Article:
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Kenya Dames always knew her future lay beyond the borders of her home

By Kenya Dames

During the second annual Halifax Experience event, student bursary winners were announced as part of the evening’s festivities. One of the criteria for qualifying for the bursaries was to write an essay detailing the student’s Halifax experience when first arriving in the city. Over the next few issues, My Halifax Experience is printing the essays of bursary winners to shine a light on their unique perspectives of this city we think we know so well. This is the second in the series, written by Kenya Dames.

 

I always knew I wanted to leave home. I felt I had so much to offer the world and my talents and ambitions were too massive to be confined to a small group of islands. I’m from the Bahamas.

I wanted to experience the world and leave my mark. For some reason, Canada, specifically Halifax, felt like the best option for me. My Halifax experience began from the moment I decided to attend university.

When I arrived in Halifax on Aug. 25, 2012, I knew it was a place that was right for me. The excitement I felt on that fateful day is still the same excitement I feel on a regular basis when I roam the streets of Halifax. There’s something about the atmosphere that enchants me. Maybe it’s the warm spirit of Nova Scotians or how easy it was for me to be integrated into such as diverse culture. The more I wandered, the more I discovered. The more I discovered, the more this city grew on me. Today, it’s like my second home.

I found myself stepping out of my comfort zone and becoming more open to things considered normal, or at least normal in Halifax, such as its delicacies. I ate a dish with gravy and cheese on French fries called poutine, and mystery meat with a thick white sweet sauce in a wrap called a donair. I remember when these foods were first described to me and I had to try them because I wanted to understand why people loved them so much.

It was also in Halifax that I had the opportunity to experience and engage with a lot of other cultures and make more connections than I could’ve ever imagined.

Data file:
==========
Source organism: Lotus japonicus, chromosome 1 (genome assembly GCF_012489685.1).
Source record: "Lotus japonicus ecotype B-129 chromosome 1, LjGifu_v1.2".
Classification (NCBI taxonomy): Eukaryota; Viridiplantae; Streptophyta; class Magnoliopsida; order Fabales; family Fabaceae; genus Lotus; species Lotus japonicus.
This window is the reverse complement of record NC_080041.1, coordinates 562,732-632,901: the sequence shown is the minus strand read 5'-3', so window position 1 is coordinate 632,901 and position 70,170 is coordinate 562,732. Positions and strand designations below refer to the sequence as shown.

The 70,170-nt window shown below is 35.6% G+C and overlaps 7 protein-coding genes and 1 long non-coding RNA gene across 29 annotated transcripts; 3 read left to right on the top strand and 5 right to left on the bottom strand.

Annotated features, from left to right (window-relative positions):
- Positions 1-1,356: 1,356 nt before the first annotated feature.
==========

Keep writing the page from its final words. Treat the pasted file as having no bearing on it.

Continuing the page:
The location of Halifax was perfect, too. During my first fall, I headed down to the Annapolis Valley and went mud sliding, picked apples, ran wild through corn mazes, and carved pumpkins. All firsts for me. Halifax is so central in Nova Scotia that it makes experiencing the beauties of the province easier.

It was in Halifax where I experienced snow for the first time. If you saw me, you would’ve thought I was crazy. I was so thrilled to wake up to a fresh snowfall that I ran outside barefoot and in shorts. I made my snow angels and a few snowballs before the adrenaline escaped me and I realized how cold it really was. I began to love the colder months, so much that when I went back home to visit for the holidays, I would always find it incredibly hot. Today, I’m a master at walking down sidewalks covered in ice. I’m a pro at slipping and sliding and catching my balance before anyone notices.

I attend Mount Saint Vincent University and my school experience has greatly impacted my time in Halifax. I found it easy to get involved and try new things and learn more about the history of the country I was residing in. There were so many things new to me and I found myself becoming like a sponge, just wanting to soak up as much as possible.

Choosing to go to school in Halifax was probably the best decision I ever made. I met some of my best friends here and have had amazing opportunities. The people are incredibly friendly and welcomed me as if I was one of their own. I’ve had strangers stand up for me at work when I had to deal with difficult customers who crossed the line. I’ve brought joy to strangers in the simplest ways, just by showing them that people care. I’ve attended various festivals that highlight Halifax’s diversity. I’ve experienced food, music, and culture that’s vastly different from my own. I’ve laughed, I’ve cried, and done things I wouldn’t otherwise have the chance to do.

 

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